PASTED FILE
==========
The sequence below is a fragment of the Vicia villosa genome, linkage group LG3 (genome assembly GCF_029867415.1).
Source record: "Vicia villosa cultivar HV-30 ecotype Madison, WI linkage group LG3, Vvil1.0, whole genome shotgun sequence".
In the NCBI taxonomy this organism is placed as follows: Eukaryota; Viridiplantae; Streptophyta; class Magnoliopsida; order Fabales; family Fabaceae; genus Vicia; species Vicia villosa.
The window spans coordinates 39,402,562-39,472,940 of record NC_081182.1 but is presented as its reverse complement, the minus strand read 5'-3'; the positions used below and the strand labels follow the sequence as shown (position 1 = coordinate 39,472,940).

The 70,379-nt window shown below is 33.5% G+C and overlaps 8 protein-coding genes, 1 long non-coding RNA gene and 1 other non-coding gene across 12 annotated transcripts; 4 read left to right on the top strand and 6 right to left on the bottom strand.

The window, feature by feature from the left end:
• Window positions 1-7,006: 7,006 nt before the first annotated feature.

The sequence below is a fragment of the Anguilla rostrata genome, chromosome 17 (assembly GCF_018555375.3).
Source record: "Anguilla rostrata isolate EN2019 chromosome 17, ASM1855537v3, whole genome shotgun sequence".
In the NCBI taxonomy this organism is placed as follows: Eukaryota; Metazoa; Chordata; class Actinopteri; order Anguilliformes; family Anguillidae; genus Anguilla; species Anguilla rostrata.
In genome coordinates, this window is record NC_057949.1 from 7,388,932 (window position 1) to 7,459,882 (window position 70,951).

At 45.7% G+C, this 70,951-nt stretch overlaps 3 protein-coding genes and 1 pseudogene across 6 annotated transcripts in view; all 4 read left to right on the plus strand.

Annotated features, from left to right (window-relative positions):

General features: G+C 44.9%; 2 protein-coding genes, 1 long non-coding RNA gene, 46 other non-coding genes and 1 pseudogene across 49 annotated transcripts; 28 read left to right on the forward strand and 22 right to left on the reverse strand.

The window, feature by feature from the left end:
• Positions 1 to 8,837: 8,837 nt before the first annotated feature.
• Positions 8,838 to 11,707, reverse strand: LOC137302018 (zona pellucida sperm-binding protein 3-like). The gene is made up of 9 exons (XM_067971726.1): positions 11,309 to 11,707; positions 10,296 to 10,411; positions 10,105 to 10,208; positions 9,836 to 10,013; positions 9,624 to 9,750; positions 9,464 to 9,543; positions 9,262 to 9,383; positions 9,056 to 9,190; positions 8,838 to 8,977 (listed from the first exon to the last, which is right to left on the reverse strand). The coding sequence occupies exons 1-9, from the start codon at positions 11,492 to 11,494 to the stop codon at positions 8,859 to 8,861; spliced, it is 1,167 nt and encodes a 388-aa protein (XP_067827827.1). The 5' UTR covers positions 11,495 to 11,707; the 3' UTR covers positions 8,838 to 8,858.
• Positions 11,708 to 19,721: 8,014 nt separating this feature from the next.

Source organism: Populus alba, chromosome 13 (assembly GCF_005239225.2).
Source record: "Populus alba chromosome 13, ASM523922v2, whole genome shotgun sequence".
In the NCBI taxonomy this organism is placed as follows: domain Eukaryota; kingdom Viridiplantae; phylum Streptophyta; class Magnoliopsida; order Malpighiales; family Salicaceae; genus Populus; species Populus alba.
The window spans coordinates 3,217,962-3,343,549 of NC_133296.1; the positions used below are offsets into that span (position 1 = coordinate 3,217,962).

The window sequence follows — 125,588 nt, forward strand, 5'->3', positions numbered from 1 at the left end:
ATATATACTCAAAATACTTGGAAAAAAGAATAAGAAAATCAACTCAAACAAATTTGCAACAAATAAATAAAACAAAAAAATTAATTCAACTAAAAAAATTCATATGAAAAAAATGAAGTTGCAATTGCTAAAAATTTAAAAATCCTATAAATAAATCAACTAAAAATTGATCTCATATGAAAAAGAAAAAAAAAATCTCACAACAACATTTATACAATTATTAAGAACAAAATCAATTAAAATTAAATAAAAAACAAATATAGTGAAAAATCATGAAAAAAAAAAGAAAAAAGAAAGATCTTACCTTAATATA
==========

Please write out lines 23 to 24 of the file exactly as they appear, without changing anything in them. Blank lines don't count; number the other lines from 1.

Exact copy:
The window sequence follows — 125,588 nt, forward strand, 5'->3', positions numbered from 1 at the left end:
ATATATACTCAAAATACTTGGAAAAAAGAATAAGAAAATCAACTCAAACAAATTTGCAACAAATAAATAAAACAAAAAAATTAATTCAACTAAAAAAATTCATATGAAAAAAATGAAGTTGCAATTGCTAAAAATTTAAAAATCCTATAAATAAATCAACTAAAAATTGATCTCATATGAAAAAGAAAAAAAAAATCTCACAACAACATTTATACAATTATTAAGAACAAAATCAATTAAAATTAAATAAAAAACAAATATAGTGAAAAATCATGAAAAAAAAAAGAAAAAAGAAAGATCTTACCTTAATATA